Confused? You bet I was. No, sorry – I mean: “And so you should be”. But, you see, the fact of the matter was that I had listened to the entire unabridged text of both of those books broadcast over the air as serialisations on BBC radio in the evenings. But I had no recollection of ever having set eyes on a single printed page of either of the two books. So had I read Jane Eyre? Well, I thought to myself, it depends what you mean. Yes. No. And also Yes-and-No. All three at once, in fact. But how do you indicate all that by putting up your hand, not putting up your hand, and putting-up-and-not-putting-up your hand all at the same time? Quite a problem, isn’t it? And there wasn’t a moment to lose! The question sent my mind (and my pulse) racing. Fortunately, I managed to figure out the right response in time. Phew!

If I’d got it wrong, though, maybe I could have emulated what Giuseppe Verdi did once after he made a social gaffe: “In a fury, I took a revolver and fired it into my mouth. It was made of chocolate. And I live – alas! alas!”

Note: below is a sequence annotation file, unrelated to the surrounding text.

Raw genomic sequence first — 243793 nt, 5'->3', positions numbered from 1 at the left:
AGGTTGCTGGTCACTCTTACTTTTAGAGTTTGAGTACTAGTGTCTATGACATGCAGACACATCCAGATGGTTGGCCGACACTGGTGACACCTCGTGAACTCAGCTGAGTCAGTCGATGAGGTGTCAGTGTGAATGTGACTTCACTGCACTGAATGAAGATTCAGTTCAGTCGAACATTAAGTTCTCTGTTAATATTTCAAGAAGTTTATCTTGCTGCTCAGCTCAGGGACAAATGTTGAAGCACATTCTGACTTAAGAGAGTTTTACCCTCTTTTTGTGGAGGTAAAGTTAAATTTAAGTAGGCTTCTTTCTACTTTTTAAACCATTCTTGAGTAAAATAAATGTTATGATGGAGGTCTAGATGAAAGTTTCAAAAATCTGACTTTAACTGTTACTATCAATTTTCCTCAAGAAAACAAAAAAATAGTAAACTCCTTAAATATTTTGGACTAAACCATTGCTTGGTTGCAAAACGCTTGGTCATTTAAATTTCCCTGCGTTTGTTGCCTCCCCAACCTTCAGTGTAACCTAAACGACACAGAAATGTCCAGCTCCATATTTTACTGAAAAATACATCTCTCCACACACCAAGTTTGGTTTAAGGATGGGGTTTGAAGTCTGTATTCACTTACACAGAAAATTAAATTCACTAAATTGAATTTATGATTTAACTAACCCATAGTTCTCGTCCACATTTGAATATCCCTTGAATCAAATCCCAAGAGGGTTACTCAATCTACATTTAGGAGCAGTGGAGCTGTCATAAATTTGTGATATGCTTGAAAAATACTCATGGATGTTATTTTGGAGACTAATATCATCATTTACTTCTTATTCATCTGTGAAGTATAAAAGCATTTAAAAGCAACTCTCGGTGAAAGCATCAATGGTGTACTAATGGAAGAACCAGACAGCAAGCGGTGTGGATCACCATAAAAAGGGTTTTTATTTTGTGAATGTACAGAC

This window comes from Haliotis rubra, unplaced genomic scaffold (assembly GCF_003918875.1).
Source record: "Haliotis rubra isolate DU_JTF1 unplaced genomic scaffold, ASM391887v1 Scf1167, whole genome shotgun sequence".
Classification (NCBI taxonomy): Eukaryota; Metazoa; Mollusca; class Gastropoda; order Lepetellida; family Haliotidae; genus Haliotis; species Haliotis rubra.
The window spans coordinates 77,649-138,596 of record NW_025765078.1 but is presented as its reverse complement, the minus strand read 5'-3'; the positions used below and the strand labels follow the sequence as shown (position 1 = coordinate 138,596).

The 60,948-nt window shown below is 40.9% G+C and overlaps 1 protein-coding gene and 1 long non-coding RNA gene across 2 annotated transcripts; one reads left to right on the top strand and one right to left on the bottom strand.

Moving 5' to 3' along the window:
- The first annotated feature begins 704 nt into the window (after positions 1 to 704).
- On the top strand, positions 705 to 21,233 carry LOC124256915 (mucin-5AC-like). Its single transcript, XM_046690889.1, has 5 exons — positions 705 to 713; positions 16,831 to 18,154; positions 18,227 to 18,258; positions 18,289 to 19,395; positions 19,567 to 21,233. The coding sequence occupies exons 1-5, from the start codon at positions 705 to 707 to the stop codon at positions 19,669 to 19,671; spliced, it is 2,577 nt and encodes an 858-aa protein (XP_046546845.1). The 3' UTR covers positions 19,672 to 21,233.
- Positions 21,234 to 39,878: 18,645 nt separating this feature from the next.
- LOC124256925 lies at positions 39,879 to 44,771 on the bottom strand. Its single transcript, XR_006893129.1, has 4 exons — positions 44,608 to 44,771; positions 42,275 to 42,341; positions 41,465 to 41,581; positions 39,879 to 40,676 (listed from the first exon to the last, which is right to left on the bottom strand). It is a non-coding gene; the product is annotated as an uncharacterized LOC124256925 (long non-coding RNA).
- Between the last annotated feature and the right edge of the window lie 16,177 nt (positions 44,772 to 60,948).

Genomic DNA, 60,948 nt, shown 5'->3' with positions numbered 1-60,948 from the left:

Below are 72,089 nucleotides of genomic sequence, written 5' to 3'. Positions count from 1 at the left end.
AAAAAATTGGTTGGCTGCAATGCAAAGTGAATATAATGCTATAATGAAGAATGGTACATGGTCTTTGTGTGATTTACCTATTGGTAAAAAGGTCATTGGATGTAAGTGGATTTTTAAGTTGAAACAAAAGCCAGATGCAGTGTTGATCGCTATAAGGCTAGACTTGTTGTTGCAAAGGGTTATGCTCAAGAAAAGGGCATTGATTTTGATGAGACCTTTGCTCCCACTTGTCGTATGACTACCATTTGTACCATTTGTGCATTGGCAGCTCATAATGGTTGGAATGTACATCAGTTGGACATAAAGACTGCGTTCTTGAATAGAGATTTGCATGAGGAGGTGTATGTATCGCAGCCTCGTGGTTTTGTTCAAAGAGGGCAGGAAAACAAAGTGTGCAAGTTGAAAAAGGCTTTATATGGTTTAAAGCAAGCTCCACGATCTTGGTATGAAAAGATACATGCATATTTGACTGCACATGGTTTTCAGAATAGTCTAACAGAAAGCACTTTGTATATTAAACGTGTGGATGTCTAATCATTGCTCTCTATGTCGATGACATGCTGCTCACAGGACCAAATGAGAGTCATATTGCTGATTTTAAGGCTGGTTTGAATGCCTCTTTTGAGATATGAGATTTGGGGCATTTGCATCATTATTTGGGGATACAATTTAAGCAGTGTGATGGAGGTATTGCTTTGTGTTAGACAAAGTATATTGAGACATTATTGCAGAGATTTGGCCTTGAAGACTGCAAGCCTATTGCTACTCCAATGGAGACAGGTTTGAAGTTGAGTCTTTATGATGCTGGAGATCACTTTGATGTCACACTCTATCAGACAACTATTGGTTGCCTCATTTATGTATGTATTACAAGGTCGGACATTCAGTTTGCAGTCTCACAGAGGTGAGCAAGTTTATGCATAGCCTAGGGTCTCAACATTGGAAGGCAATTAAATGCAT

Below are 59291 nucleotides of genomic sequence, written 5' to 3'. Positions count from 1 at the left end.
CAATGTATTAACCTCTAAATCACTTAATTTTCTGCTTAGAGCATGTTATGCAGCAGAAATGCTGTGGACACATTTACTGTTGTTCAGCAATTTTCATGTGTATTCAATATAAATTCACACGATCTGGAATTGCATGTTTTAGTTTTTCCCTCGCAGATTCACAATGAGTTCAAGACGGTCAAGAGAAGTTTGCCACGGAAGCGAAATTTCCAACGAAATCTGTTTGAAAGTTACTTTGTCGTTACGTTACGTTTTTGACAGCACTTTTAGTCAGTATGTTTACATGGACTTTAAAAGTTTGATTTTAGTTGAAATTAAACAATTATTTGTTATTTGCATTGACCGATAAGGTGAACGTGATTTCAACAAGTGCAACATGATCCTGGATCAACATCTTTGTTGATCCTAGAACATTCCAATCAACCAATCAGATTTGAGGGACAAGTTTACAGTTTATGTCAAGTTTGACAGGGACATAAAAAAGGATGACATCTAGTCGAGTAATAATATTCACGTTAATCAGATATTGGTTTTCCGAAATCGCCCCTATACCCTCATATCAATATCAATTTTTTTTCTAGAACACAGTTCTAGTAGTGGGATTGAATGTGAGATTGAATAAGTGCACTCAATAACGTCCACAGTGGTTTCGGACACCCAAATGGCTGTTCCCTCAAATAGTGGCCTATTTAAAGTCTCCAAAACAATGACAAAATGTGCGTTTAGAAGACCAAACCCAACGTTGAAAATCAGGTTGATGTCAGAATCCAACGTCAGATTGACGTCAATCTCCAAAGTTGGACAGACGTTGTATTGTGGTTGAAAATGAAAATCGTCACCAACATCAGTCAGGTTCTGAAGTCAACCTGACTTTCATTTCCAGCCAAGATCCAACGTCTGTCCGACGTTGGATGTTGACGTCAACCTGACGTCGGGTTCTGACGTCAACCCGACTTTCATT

Tom Mahon said...

The Third Witness asked...


You bet I am! But then I am brainwashed by Armstrongism, so that is not surprising.

So when you put your hand up, were you lying or telling the truth?

The Third Witness said...

Hi, Tom. Sorry to hear about the brainwashing. Sounds serious. I guess this must have happened fairly recently; back in the late 1970s, when Armstrongism was really in vogue, you were the one who was encouraging me to study the writings of some of the Early Church Fathers. Anyway, I’m glad to see your sense of humour is alive and well!

But seriously, that’s an interesting point you raise. If we define “lying” as deliberately saying something that is untrue, then I certainly wasn’t lying when I put my hand up. My desire was to tell the truth. But was I mistaken about what I believed to be the truth? I don’t think so.